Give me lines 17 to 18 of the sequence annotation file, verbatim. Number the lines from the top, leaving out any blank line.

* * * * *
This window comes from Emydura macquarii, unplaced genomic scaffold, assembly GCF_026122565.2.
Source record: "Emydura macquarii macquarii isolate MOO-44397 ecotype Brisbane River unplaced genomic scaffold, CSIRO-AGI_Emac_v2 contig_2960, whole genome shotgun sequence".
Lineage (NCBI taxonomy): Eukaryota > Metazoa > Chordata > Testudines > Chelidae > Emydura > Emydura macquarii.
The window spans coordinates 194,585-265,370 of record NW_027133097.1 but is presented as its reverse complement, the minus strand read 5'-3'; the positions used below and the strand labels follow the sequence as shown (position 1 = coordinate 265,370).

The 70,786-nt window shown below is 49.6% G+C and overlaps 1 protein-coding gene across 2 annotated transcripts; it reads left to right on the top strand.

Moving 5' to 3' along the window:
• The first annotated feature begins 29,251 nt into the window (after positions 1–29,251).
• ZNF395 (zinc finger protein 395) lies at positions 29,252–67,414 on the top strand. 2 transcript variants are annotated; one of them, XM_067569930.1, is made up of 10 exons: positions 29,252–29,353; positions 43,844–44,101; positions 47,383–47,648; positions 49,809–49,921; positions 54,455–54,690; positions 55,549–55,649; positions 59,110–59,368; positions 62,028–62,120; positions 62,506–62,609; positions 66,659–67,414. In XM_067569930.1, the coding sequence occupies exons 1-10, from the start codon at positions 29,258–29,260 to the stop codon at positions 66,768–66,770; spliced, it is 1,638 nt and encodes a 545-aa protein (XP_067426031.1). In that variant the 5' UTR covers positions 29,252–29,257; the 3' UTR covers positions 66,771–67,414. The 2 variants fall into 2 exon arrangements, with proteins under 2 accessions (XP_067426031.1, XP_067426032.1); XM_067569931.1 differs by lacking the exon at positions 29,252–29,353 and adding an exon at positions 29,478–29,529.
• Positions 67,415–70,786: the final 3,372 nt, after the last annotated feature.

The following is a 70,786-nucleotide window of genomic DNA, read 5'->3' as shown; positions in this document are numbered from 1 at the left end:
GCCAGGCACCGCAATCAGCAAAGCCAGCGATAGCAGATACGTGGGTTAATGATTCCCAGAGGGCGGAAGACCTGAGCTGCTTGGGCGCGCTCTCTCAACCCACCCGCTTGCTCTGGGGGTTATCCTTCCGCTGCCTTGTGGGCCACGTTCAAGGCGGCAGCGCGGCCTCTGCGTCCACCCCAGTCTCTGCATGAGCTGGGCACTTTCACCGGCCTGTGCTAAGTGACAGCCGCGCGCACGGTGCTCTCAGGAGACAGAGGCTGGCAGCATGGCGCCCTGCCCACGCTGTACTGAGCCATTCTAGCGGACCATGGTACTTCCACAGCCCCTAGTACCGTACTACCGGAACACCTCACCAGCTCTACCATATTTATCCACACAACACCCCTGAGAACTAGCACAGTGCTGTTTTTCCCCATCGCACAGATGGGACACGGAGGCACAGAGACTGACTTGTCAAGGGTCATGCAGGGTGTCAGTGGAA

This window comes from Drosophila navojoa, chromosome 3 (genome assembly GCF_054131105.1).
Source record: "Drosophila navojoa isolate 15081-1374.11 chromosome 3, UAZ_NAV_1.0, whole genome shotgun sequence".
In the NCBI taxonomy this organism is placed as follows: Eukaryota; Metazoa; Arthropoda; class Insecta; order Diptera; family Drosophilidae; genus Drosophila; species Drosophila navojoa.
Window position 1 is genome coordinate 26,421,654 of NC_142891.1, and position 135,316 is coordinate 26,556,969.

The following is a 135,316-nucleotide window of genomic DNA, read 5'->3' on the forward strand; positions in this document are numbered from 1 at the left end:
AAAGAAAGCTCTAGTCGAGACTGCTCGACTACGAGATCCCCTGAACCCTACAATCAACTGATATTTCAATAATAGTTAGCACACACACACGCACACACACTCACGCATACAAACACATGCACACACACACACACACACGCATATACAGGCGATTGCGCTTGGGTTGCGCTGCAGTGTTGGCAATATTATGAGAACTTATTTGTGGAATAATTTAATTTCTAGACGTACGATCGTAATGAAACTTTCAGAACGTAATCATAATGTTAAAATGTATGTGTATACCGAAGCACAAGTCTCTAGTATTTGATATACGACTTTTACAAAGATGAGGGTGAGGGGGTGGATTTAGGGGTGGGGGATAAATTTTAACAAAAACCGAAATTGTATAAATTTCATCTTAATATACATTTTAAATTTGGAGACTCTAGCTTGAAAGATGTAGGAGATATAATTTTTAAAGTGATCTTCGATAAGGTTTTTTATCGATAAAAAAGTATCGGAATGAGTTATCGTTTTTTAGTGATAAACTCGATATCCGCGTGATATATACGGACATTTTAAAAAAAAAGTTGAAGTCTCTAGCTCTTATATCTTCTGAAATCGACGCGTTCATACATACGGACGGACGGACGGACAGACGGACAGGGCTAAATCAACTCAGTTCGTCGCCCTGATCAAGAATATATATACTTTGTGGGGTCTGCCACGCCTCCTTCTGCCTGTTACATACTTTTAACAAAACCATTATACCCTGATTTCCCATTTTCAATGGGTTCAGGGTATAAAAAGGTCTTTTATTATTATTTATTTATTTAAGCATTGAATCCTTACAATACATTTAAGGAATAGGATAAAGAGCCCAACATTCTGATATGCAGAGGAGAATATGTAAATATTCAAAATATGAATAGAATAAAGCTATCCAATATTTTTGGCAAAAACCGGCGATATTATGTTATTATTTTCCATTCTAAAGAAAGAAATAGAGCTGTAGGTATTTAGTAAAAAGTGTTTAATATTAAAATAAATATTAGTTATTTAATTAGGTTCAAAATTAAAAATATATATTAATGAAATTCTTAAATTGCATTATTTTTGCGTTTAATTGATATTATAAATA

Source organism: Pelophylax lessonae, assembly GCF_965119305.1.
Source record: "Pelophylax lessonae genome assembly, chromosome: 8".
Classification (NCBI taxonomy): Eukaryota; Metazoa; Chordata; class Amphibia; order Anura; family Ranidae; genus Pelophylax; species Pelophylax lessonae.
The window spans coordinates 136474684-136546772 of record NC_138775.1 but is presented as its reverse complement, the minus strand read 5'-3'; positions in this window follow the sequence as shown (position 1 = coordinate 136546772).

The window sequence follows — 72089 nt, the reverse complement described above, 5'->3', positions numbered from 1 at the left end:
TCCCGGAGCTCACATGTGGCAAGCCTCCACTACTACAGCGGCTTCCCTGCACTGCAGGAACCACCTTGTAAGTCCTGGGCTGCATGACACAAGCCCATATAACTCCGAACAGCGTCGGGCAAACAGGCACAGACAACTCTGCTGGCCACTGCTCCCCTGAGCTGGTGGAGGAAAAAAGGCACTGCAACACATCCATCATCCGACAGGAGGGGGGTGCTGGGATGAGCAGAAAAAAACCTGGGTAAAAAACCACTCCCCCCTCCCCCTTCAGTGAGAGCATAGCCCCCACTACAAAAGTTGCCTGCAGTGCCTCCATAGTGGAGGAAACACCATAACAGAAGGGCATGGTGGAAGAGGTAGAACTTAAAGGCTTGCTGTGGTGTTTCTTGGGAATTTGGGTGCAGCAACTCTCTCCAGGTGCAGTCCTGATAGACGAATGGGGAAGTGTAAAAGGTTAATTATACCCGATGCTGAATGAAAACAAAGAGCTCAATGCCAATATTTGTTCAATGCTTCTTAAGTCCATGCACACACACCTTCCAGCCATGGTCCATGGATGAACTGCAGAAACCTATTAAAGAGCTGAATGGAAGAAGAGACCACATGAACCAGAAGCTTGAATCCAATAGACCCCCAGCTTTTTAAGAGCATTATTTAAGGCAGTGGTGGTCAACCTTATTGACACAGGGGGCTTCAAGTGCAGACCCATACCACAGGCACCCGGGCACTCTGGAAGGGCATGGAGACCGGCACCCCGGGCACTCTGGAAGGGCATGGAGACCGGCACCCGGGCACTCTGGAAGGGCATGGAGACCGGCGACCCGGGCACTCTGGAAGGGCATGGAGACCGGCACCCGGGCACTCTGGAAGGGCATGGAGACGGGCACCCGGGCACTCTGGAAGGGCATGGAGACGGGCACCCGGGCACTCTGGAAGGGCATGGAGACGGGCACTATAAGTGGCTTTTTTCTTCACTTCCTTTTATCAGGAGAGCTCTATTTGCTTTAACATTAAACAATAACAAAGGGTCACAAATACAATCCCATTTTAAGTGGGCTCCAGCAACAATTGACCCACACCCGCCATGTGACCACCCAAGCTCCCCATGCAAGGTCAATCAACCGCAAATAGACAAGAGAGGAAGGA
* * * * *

AAAGAAAGCTCTAGTCGAGACTGCTCGACTACGAGATCCCCTGAACCCTACAATCAACTGATATTTCAATAATAGTTAGCACACACACACGCACACACACTCACGCATACAAACACATGCACACACACACACACACACGCATATACAGGCGATTGCGCTTGGGTTGCGCTGCAGTGTTGGCAATATTATGAGAACTTATTTGTGGAATAATTTAATTTCTAGACGTACGATCGTAATGAAACTTTCAGAACGTAATCATAATGTTAAAATGTATGTGTATACCGAAGCACAAGTCTCTAGTATTTGATATACGACTTTTACAAAGATGAGGGTGAGGGGGTGGATTTAGGGGTGGGGGATAAATTTTAACAAAAACCGAAATTGTATAAATTTCATCTTAATATACATTTTAAATTTGGAGACTCTAGCTTGAAAGATGTAGGAGATATAATTTTTAAAGTGATCTTCGATAAGGTTTTTTATCGATAAAAAAGTATCGGAATGAGTTATCGTTTTTTAGTGATAAACTCGATATCCGCGTGATATATACGGACATTTTAAAAAAAAAGTTGAAGTCTCTAGCTCTTATATCTTCTGAAATCGACGCGTTCATACATACGGACGGACGGACGGACAGACGGACAGGGCTAAATCAACTCAGTTCGTCGCCCTGATCAAGAATATATATACTTTGTGGGGTCTGCCACGCCTCCTTCTGCCTGTTACATACTTTTAACAAAACCATTATACCCTGATTTCCCATTTTCAATGGGTTCAGGGTATAAAAAGGTCTTTTATTATTATTTATTTATTTAAGCATTGAATCCTTACAATACATTTAAGGAATAGGATAAAGAGCCCAACATTCTGATATGCAGAGGAGAATATGTAAATATTCAAAATATGAATAGAATAAAGCTATCCAATATTTTTGGCAAAAACCGGCGATATTATGTTATTATTTTCCATTCTAAAGAAAGAAATAGAGCTGTAGGTATTTAGTAAAAAGTGTTTAATATTAAAATAAATATTAGTTATTTAATTAGGTTCAAAATTAAAAATATATATTAATGAAATTCTTAAATTGCATTATTTTTGCGTTTAATTGATATTATAAATA

Source organism: Pelophylax lessonae, assembly GCF_965119305.1.